Surface Relations

A formative experience for me came in 1978 when, at the outset of a two-year period working for the British sculptor Anthony Caro, I assisted in a unique creative endeavor: the on-site creation of a major museum commission at the National Gallery of Art in Washington, D.C. The process took place over several months and involved setting up a working studio space in architect I.M. Pei’s nearly finished East Wing of the museum. The sculpture was built in place in a large niche well above a wide doorway, intended to be viewed from numerous vantage points above and below within the towering atrium space that was the centerpiece of Pei’s building. The site-specific piece evolved and changed amid an intimate, ongoing studio discussion that yielded a series of dramatic changes.

My sensitivity to the specificity of site was formed in the experience of assisting on this commission. As I began to exhibit my sculpture three years later, each exhibition installation became an intense learning process of adapting and adjusting to a site, refining the placement of each sculptural object within the total space, treating the process as a complex, interdependent puzzle with its own demands of flow and sequence. This learning process, in turn, led me directly to a large series of sculptures in the 1980s and ‘90s, first in aluminum and later in wood, that used both the wall and the floor as support. The pieces creating a focused 180° experience that emphasized side and three-quarter views, explicitly focusing attention on gravity and support as they incorporated the surrounding architectural space of the wall and the floor. Engagement with a viewer’s likely movement---and therefore the viewer’s experience over the passage of time---increasingly came to inform my sense of a three-dimensional experience. Subsequent free-standing pieces in the series, such as Black Pool, exclusively address the plane of the floor by implying an ambiguous “below”, deploying a dark, reflective layer of Plexiglas to destabilize a viewer’s sense of solid ground.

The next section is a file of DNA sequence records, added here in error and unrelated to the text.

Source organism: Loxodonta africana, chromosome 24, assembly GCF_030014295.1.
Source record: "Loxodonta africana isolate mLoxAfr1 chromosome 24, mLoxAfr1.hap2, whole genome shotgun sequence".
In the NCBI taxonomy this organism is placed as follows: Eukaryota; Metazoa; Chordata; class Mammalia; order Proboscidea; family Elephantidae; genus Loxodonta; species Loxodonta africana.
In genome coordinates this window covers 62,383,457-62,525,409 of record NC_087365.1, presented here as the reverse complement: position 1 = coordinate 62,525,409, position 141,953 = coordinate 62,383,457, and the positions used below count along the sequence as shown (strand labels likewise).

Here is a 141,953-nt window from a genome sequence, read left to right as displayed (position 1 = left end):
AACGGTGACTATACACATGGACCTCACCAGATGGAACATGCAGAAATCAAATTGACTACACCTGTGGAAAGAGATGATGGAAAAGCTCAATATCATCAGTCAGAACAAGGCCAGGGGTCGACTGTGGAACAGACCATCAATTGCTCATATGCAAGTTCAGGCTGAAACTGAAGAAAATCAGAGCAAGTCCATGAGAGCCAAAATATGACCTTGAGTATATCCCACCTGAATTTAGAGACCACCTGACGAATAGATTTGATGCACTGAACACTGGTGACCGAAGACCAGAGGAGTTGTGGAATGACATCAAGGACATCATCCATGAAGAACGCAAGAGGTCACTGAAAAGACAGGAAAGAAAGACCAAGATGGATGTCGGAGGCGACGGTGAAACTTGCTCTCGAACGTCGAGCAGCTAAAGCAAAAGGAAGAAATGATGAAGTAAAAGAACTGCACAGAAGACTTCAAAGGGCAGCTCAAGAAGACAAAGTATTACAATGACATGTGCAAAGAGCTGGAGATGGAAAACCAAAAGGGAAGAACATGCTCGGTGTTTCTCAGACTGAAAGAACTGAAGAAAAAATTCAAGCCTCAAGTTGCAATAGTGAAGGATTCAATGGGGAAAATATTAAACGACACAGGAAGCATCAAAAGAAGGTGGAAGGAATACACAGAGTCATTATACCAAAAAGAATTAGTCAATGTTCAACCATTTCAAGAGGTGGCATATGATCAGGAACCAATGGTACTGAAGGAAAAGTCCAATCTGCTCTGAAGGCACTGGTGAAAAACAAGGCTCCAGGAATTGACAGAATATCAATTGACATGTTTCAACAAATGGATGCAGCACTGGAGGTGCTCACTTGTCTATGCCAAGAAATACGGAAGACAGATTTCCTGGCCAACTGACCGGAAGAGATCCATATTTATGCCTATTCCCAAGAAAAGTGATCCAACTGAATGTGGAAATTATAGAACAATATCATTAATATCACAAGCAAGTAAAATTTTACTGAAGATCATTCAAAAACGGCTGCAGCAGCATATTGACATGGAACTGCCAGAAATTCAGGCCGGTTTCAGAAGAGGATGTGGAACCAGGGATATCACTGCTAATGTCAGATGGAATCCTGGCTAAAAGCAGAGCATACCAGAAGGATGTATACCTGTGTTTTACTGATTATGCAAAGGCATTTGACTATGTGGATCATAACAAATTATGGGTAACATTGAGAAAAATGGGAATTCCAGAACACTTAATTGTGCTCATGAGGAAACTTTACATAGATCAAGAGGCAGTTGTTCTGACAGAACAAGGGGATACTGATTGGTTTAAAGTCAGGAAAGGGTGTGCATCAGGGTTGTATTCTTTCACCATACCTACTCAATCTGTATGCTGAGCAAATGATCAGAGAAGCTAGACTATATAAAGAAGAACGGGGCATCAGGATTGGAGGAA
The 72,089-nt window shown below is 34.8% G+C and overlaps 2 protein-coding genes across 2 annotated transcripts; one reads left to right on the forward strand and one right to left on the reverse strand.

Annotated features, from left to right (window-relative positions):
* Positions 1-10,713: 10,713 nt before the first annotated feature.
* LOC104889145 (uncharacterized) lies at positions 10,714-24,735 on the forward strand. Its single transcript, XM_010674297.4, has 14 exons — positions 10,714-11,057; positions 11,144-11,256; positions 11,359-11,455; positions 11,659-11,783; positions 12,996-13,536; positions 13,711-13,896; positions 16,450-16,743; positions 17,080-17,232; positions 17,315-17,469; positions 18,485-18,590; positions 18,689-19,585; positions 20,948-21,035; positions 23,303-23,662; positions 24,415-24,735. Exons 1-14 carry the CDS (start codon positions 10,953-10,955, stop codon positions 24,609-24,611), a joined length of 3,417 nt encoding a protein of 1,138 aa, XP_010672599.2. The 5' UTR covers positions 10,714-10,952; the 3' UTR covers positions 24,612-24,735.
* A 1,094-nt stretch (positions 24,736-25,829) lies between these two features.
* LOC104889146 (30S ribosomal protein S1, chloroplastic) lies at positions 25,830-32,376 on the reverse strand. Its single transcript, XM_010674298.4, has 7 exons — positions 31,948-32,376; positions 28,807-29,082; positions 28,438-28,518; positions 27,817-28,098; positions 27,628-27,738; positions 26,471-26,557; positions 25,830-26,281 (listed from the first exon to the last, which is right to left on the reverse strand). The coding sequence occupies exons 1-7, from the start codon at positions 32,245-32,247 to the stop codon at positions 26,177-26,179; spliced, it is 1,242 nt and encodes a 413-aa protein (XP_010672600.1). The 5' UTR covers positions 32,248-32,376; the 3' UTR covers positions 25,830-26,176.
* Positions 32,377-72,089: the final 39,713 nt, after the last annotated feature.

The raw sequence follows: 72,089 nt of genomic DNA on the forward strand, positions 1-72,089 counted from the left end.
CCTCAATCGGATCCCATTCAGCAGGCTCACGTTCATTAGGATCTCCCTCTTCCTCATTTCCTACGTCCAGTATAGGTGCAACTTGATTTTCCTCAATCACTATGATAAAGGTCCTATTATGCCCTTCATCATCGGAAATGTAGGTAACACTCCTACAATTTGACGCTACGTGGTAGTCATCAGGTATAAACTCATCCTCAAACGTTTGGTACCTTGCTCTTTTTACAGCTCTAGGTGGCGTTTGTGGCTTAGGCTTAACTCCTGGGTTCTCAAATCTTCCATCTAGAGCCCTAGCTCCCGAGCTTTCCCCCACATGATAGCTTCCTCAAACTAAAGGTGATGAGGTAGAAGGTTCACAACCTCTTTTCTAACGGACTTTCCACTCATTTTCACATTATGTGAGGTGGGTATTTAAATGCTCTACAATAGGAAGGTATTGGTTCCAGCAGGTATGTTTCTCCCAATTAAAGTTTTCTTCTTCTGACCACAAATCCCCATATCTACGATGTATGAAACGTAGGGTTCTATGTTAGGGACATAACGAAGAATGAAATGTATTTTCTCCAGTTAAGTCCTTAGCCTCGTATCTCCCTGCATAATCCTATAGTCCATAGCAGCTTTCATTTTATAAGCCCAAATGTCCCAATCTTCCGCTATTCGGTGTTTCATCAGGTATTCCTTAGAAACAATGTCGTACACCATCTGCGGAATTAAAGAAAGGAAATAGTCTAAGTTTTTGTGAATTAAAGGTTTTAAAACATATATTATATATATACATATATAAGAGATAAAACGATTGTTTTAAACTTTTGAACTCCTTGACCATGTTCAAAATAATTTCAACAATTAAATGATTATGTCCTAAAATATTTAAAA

left:   Bull Durham  , 1986. h. 74" x w. 23" x d. 52 1/2". Stained wood.  right:  Filles de Kilimanjaro  , 1985  h. 116" x w.22" x d. 44 1/2"  Wood  
  
   
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left: Bull Durham, 1986. h. 74" x w. 23" x d. 52 1/2". Stained wood.

right:Filles de Kilimanjaro, 1985  h. 116" x w.22" x d. 44 1/2"  Wood

 
Black Pool , 1996-99  h. 31" x w. 96" x d. 228"  Wood, steel, iron, stainless steel, cement, plexiglas

Black Pool, 1996-99  h. 31" x w. 96" x d. 228"  Wood, steel, iron, stainless steel, cement, plexiglas

Avenue to Orange , 1988   h. 51 3/4" x w. 54" x d. 55 1/2"  Wood, steel, stainless steel

Avenue to Orange, 1988   h. 51 3/4" x w. 54" x d. 55 1/2"  Wood, steel, stainless steel

Black Pool , 1996-99  h. 31" x w. 96" x d. 228"  Wood, steel, iron, stainless steel, cement, plexiglas

Black Pool, 1996-99  h. 31" x w. 96" x d. 228"  Wood, steel, iron, stainless steel, cement, plexiglas